Category Archives: iPad Apps

Ten (iOS) Tech Tools to Help a Secondary Music Educator Prepare for a Concert (#2: Keynote)

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This is the penultimate post in a series about ten iOS tech tools that can be used to help secondary music educators prepare for a concert.  The idea comes from Amy Burns, who is wrapping up a series on ten tech tools that can be used to help elementary music educators prepare for a concert.  Amy’s series should wrap up today, and will be followed with a webinar.  You can find Amy’s work at mustech.net.

Without a doubt, Keynote is one of my most used teaching tools.  Keynote comes free with every iOS device and every MacBook.  I find it to be an easy to use program that creates attractive presentations, with a few power tools for power users.

A typical day in my class when we are in “singing mode” currently looks like this:

  • Introductory video to catch their attention and get them in the room on time (credit: Katie Wardrobe and Midnight Music…see her list of videos as a starting point).  Videos are started at the bell.  I take attendance and deal with other issues while the video plays.  I used to do the written work for Dale Duncan’s S-Cubed method, but students were not completing the work and taking their automatic 50% instead (it’s a attitude about respect for learning that we are trying to change in the whole school).  I am always open to trying new things…and this is working.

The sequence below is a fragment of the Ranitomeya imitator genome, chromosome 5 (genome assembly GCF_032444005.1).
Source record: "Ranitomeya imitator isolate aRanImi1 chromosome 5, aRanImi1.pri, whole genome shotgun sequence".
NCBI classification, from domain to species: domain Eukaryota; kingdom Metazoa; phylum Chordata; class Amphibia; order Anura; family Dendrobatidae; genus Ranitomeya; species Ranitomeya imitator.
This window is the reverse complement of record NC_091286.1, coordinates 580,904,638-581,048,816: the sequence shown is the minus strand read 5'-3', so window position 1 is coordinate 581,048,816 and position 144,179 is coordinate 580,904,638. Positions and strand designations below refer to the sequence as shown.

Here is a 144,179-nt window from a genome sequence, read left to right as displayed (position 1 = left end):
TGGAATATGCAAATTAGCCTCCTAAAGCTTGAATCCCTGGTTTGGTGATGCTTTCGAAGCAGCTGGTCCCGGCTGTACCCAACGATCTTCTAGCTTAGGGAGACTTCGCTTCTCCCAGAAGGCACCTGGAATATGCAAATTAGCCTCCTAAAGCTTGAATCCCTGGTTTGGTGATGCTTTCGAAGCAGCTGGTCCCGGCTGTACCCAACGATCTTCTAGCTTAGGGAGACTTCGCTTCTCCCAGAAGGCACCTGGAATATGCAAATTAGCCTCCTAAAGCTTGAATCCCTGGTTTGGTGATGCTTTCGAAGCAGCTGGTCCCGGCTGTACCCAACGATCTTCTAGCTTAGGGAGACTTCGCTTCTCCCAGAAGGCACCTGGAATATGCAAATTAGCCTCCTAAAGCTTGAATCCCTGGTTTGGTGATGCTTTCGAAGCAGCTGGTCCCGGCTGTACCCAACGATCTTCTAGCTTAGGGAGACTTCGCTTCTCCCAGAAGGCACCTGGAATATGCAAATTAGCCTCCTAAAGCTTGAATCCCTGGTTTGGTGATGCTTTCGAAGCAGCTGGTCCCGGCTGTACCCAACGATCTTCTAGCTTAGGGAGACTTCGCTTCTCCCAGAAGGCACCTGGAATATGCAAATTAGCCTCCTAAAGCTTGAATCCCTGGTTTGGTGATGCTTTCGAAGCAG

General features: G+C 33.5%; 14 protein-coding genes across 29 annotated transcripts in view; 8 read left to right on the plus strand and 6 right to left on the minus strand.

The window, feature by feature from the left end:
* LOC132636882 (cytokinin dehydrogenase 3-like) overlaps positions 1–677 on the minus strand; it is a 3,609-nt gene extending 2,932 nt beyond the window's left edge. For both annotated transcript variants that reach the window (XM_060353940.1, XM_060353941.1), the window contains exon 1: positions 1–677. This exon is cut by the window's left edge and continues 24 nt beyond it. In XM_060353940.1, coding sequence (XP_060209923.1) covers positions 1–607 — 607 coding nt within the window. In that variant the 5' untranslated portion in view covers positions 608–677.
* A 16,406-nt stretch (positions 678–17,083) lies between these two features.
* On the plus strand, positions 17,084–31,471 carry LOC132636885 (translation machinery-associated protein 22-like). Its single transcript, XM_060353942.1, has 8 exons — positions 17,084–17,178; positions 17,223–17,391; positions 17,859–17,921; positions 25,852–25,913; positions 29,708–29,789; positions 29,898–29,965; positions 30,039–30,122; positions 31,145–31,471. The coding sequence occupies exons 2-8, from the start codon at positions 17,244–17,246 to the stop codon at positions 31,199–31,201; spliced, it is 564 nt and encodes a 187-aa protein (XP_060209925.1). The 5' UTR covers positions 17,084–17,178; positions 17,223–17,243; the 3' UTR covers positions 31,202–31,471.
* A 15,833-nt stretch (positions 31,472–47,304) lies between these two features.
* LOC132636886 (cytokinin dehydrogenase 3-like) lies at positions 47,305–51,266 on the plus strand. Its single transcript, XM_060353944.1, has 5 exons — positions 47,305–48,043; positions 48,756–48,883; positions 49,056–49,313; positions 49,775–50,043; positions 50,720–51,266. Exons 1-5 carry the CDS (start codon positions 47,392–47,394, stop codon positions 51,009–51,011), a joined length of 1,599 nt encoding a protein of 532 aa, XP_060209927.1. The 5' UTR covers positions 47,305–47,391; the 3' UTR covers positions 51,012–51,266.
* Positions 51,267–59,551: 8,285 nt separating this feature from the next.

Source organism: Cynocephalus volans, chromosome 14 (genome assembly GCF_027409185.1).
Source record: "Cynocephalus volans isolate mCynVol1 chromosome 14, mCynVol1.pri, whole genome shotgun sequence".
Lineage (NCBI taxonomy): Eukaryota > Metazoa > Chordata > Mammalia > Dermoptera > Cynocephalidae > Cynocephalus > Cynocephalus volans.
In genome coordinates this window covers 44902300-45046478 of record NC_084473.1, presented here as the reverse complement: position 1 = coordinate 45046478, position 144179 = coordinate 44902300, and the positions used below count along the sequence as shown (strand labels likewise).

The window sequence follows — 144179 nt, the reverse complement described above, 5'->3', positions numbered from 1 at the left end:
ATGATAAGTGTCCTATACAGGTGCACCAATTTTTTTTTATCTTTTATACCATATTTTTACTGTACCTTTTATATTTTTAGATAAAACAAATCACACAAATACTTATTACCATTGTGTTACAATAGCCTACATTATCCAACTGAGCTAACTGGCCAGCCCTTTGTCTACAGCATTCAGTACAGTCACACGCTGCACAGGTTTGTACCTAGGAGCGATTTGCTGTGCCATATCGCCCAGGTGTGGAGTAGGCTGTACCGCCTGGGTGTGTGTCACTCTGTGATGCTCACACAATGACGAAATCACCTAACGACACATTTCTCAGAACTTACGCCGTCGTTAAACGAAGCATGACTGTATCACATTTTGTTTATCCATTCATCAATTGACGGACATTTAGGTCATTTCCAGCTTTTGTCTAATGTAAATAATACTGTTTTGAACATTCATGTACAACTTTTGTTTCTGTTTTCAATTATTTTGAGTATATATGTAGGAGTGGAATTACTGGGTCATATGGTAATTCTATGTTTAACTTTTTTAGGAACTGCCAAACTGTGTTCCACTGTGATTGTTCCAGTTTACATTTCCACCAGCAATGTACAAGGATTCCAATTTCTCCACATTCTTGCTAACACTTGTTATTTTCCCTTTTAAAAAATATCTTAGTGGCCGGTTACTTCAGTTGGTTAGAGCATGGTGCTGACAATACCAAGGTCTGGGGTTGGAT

• The S-Cubed “Forbidden Pattern” game (credit: Dale Duncan S-Cubed Method)
  • Vocal Warm-Ups
  • Rehearsal
    • Song (working on the song as needed as the concert approaches)
    • Sight-Singing Exercise based on an S-Cubed Lesson, but using Sight Reading Factory
    • Song
    • Sight Rhythm Exercises based on an S-Cubed Lesson, but using Sight Reading Factory
    • Song
    • Sight-Singing Exercise based on an S-Cubed Lesson, but using Sight Reading Factory—this time with solfége added
    • Song
    • Sight Rhythm Exercise based on an S-Cubed Lesson, but using Sight Reading Factory
  • Announcements
    • At concert time, don’t forget to make slides about concert dates and times, as well as slides to discuss behavior and safety expectations.  Make special efforts to discuss what to do if a student is ill before the concert or starts feeling ill during a concert.
  • Ukulele Time
    • Get ukuleles
    • Warm-up time
    • Introduce existing/new chords
    • Play through play-along videos as created by Dr. Jill Reese, Dr. A, Kevin Way, Kris Gilbert, Ukulaliens, and others (including myself)
    • Put ukuleles away